Triangle Beads with Mica

Just when you thought there couldn’t possibly be any more variations on the triangle bead, here comes a new tutorial! (Actually, there are a few MORE variations you haven’t thought of yet. We’ll get there.)

This version is a bit more complicated than the painted triangle beads. We’ll be using mica to give our recycled glass beads a bit of shine.


Piece of thin sheet glass, float glass or evenly flattened bottle glass work great

polishing grit, I’m using a 180/220 mix


small piece of glass to create friction with

mica powders and medium (I’m using copper, gold and silver with liquid hairspray)

glass cutting tools

triangle bead mold

Step 1.

To get the very best coating and coverage for our mica, we need to frost, texture or rough up the glass first. Mica works best when the glass has some ‘tooth’. I’m using rock polishing grit to quickly coldwork the top surface of the glass off.

Doing this by hand takes a few minutes, you’ll know you’re done when you have an even frost on the glass and the grit gets creamy and smooth on the glass.

textured glass for mica painting

Ground surface of glass sheet

Step 2.

Paint the ground surface with a variety of mica colors.

metallic mica for ground glass painting

Metallic mica for painting ground glass

mica paint for fused beads

Glass with mica painted on

Step 3.

Once the mica medium is dry, flip the glass over so we can cut the unpainted side. First we need to cut strips for the three sides of the triangle beads. Since this glass is fairly thin (single strength float) we are marking out strips 3/8″ wide. Go ahead and score these lines, but don’t run them.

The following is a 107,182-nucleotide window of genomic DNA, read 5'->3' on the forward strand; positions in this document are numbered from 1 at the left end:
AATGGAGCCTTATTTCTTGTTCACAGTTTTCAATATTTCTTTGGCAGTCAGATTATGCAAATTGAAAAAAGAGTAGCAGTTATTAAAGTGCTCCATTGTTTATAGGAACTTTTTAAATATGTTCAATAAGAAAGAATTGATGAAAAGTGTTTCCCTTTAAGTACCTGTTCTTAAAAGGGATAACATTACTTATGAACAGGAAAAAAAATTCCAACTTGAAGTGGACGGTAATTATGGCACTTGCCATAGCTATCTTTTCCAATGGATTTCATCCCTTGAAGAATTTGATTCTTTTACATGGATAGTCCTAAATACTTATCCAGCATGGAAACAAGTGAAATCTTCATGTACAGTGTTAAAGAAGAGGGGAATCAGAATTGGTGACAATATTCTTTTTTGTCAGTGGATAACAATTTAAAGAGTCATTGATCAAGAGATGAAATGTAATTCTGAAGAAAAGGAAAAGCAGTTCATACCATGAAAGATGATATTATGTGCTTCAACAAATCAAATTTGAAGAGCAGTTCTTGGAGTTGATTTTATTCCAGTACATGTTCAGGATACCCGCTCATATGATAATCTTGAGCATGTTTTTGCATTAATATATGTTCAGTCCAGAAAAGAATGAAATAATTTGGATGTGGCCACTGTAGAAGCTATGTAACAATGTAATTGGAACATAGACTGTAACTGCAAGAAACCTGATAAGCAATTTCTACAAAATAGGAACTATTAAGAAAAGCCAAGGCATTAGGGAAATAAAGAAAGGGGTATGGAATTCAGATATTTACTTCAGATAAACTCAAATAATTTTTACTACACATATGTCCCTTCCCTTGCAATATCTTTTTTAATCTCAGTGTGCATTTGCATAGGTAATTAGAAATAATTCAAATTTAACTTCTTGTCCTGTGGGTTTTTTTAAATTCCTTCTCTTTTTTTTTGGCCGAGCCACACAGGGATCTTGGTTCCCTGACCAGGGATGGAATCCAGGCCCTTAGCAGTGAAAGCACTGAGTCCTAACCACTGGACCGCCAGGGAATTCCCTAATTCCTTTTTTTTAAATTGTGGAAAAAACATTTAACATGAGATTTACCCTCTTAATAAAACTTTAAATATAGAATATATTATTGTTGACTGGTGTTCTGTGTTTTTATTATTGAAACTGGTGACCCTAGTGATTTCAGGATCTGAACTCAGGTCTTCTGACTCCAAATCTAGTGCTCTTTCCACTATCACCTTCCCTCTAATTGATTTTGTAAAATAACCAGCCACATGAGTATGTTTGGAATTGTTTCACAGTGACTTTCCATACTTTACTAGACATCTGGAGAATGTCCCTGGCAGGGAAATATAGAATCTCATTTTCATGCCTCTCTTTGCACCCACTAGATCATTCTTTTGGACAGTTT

cutting recycled glass for beads

Marking out strips for the triangle sides of the beads


Step 4.

Next we’ll turn the glass and cut the length of the beads, which in this case is 1/2″. I like to mark the whole sheet and then cut.

cutting fused glass beads

Marking out every 1/2″ for bead length

fused recycled glass with mica

Float glass scored in two directions for beads

Step 5.

Go ahead and run all of those beautiful scores so you have strips:

recycled glass beads

Window glass strips with mica

and then again so you have squares:

fused recycled glass beads

Mica painted squares for triangle beads

Step 6.

Kiln wash your mold and add one row of squares to each groove.

fused kiln formed beads

Place first side of triangle beads

Now, there is a variation here that you should be aware of. You can make your beads with the mica on the outside, which means the mica should be on the mold side. Or, you can make them with mica on the inside, toward the mandrel. Each way works, but the beads do look different for each method.

Step 7.

Add the second side of the triangle bead.

fused beads with mica

Add second side of mica triangle bead

Step 8.

Now add prepared mandrels to each groove.

fused kiln formed beads

Add coated mandrels

Step 9.

Add the top of the bead carefully to each set of squares.

recycled glass beads

Add top of beads

Step 10. (almost done!)

Fuse mold with beads using the full fuse for 1/4″ recycled glass schedule. If you’re using art glass, fuse to the manufacturers recommendations.

fused triangle beads

Fuse beads on mold

Twist the mandrels to remove beads. Remember the bit about mica on the inside or the outside? Here’s what the different beads look like:

mica kiln formed beads

Mica inside of the beads

Mica acts as a separator, so the seams are more visible on these beads where the mica is on the inside.

fused recycled glass beads

Triangle Beads with Mica on the outside